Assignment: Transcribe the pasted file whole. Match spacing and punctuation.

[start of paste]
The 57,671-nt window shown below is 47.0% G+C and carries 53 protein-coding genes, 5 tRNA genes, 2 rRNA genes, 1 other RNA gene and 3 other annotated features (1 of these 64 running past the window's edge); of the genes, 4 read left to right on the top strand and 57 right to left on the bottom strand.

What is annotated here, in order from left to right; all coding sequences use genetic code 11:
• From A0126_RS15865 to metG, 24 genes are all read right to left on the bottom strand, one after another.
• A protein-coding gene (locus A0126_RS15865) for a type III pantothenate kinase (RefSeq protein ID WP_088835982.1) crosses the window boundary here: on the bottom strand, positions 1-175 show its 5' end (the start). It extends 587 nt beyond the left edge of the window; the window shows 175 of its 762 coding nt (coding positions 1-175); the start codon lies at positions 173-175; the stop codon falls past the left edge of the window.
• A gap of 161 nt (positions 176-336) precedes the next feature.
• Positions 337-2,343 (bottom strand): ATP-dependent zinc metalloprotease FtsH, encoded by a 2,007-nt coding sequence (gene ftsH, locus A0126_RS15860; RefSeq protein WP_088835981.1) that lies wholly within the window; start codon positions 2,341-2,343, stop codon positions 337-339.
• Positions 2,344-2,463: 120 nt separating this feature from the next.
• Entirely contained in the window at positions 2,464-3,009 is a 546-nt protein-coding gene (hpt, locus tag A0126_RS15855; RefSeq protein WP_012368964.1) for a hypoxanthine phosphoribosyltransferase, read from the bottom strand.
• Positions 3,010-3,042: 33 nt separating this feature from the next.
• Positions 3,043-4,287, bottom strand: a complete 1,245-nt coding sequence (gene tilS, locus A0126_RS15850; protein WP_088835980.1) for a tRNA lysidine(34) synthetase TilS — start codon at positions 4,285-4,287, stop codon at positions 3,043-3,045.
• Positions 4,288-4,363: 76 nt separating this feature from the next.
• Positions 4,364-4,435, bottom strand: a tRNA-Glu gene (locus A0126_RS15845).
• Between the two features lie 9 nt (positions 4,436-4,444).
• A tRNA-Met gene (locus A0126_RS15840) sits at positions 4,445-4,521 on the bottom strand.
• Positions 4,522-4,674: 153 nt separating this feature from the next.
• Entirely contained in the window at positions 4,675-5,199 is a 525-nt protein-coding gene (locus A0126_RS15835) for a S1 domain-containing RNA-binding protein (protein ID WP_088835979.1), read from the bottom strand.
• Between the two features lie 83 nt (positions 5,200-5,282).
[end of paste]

The 57,671-nt window shown below is 47.0% G+C and carries 53 protein-coding genes, 5 tRNA genes, 2 rRNA genes, 1 other RNA gene and 3 other annotated features (1 of these 64 running past the window's edge); of the genes, 4 read left to right on the top strand and 57 right to left on the bottom strand.

What is annotated here, in order from left to right; all coding sequences use genetic code 11:
• From A0126_RS15865 to metG, 24 genes are all read right to left on the bottom strand, one after another.
• A protein-coding gene (locus A0126_RS15865) for a type III pantothenate kinase (RefSeq protein ID WP_088835982.1) crosses the window boundary here: on the bottom strand, positions 1-175 show its 5' end (the start). It extends 587 nt beyond the left edge of the window; the window shows 175 of its 762 coding nt (coding positions 1-175); the start codon lies at positions 173-175; the stop codon falls past the left edge of the window.
• A gap of 161 nt (positions 176-336) precedes the next feature.
• Positions 337-2,343 (bottom strand): ATP-dependent zinc metalloprotease FtsH, encoded by a 2,007-nt coding sequence (gene ftsH, locus A0126_RS15860; RefSeq protein WP_088835981.1) that lies wholly within the window; start codon positions 2,341-2,343, stop codon positions 337-339.
• Positions 2,344-2,463: 120 nt separating this feature from the next.
• Entirely contained in the window at positions 2,464-3,009 is a 546-nt protein-coding gene (hpt, locus tag A0126_RS15855; RefSeq protein WP_012368964.1) for a hypoxanthine phosphoribosyltransferase, read from the bottom strand.
• Positions 3,010-3,042: 33 nt separating this feature from the next.
• Positions 3,043-4,287, bottom strand: a complete 1,245-nt coding sequence (gene tilS, locus A0126_RS15850; protein WP_088835980.1) for a tRNA lysidine(34) synthetase TilS — start codon at positions 4,285-4,287, stop codon at positions 3,043-3,045.
• Positions 4,288-4,363: 76 nt separating this feature from the next.
• Positions 4,364-4,435, bottom strand: a tRNA-Glu gene (locus A0126_RS15845).
• Between the two features lie 9 nt (positions 4,436-4,444).
• A tRNA-Met gene (locus A0126_RS15840) sits at positions 4,445-4,521 on the bottom strand.
• Positions 4,522-4,674: 153 nt separating this feature from the next.
• Entirely contained in the window at positions 4,675-5,199 is a 525-nt protein-coding gene (locus A0126_RS15835) for a S1 domain-containing RNA-binding protein (protein ID WP_088835979.1), read from the bottom strand.
• Between the two features lie 83 nt (positions 5,200-5,282).